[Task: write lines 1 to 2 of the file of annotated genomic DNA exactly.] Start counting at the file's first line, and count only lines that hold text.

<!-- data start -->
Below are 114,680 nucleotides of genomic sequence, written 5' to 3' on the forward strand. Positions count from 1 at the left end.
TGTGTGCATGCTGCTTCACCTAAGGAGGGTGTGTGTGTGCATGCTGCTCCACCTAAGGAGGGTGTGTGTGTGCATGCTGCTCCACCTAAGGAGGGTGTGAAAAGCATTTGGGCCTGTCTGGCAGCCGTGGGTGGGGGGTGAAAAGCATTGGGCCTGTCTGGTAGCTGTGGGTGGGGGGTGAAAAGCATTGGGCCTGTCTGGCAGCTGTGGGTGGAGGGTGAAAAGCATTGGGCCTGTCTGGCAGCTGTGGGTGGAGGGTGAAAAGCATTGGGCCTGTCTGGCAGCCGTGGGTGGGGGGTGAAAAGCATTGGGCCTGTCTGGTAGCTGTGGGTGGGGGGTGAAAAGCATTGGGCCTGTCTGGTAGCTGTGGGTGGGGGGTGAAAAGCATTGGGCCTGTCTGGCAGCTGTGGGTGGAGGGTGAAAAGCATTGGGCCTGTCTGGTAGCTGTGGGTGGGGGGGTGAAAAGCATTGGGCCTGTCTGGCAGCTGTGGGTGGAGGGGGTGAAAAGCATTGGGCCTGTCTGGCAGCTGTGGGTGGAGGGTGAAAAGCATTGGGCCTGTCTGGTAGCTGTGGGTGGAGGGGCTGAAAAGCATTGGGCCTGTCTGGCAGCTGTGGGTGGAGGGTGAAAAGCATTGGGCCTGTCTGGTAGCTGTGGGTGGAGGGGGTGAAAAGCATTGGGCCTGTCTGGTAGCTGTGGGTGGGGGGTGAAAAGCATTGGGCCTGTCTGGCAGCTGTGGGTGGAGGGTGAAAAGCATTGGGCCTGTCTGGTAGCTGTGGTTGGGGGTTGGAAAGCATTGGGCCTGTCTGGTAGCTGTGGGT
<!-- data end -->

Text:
Below are 114,680 nucleotides of genomic sequence, written 5' to 3' on the forward strand. Positions count from 1 at the left end.
TGTGTGCATGCTGCTTCACCTAAGGAGGGTGTGTGTGTGCATGCTGCTCCACCTAAGGAGGGTGTGTGTGTGCATGCTGCTCCACCTAAGGAGGGTGTGAAAAGCATTTGGGCCTGTCTGGCAGCCGTGGGTGGGGGGTGAAAAGCATTGGGCCTGTCTGGTAGCTGTGGGTGGGGGGTGAAAAGCATTGGGCCTGTCTGGCAGCTGTGGGTGGAGGGTGAAAAGCATTGGGCCTGTCTGGCAGCTGTGGGTGGAGGGTGAAAAGCATTGGGCCTGTCTGGCAGCCGTGGGTGGGGGGTGAAAAGCATTGGGCCTGTCTGGTAGCTGTGGGTGGGGGGTGAAAAGCATTGGGCCTGTCTGGTAGCTGTGGGTGGGGGGTGAAAAGCATTGGGCCTGTCTGGCAGCTGTGGGTGGAGGGTGAAAAGCATTGGGCCTGTCTGGTAGCTGTGGGTGGGGGGGTGAAAAGCATTGGGCCTGTCTGGCAGCTGTGGGTGGAGGGGGTGAAAAGCATTGGGCCTGTCTGGCAGCTGTGGGTGGAGGGTGAAAAGCATTGGGCCTGTCTGGTAGCTGTGGGTGGAGGGGCTGAAAAGCATTGGGCCTGTCTGGCAGCTGTGGGTGGAGGGTGAAAAGCATTGGGCCTGTCTGGTAGCTGTGGGTGGAGGGGGTGAAAAGCATTGGGCCTGTCTGGTAGCTGTGGGTGGGGGGTGAAAAGCATTGGGCCTGTCTGGCAGCTGTGGGTGGAGGGTGAAAAGCATTGGGCCTGTCTGGTAGCTGTGGTTGGGGGTTGGAAAGCATTGGGCCTGTCTGGTAGCTGTGGGT